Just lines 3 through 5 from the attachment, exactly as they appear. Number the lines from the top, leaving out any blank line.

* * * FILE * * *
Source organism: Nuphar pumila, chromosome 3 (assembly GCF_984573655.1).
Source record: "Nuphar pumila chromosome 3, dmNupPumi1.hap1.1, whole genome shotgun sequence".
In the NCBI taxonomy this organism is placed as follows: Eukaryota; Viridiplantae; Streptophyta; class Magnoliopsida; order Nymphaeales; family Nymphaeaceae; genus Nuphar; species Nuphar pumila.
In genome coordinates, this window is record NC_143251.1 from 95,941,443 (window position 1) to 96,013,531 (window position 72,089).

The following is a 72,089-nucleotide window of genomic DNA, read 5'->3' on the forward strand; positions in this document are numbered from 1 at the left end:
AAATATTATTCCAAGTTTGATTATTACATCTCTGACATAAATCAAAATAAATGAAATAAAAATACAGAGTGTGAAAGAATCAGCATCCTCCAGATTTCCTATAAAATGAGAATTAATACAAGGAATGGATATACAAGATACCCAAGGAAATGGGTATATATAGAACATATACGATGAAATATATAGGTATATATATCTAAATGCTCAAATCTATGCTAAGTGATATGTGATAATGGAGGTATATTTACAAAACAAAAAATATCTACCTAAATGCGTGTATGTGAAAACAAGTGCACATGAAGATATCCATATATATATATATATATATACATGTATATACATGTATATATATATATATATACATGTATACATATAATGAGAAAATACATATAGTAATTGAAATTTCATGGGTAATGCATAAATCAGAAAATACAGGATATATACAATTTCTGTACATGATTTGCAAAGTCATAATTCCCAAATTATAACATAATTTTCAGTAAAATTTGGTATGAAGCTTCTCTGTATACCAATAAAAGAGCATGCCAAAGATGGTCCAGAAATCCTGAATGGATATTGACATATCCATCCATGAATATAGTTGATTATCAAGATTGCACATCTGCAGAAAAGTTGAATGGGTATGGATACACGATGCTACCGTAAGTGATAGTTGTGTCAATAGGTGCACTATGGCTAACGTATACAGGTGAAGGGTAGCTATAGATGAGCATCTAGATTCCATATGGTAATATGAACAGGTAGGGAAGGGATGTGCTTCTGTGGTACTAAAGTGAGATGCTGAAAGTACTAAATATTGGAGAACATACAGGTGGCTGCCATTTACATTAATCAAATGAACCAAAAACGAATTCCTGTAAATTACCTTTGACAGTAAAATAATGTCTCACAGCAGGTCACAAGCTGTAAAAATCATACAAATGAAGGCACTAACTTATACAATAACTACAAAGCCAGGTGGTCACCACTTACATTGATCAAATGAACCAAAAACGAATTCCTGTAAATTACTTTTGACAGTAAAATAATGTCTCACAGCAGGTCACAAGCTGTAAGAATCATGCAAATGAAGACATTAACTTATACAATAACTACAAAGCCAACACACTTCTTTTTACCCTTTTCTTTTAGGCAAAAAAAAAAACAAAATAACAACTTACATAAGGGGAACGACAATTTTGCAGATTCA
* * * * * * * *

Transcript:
In the NCBI taxonomy this organism is placed as follows: Eukaryota; Viridiplantae; Streptophyta; class Magnoliopsida; order Nymphaeales; family Nymphaeaceae; genus Nuphar; species Nuphar pumila.
In genome coordinates, this window is record NC_143251.1 from 95,941,443 (window position 1) to 96,013,531 (window position 72,089).

The following is a 72,089-nucleotide window of genomic DNA, read 5'->3' on the forward strand; positions in this document are numbered from 1 at the left end: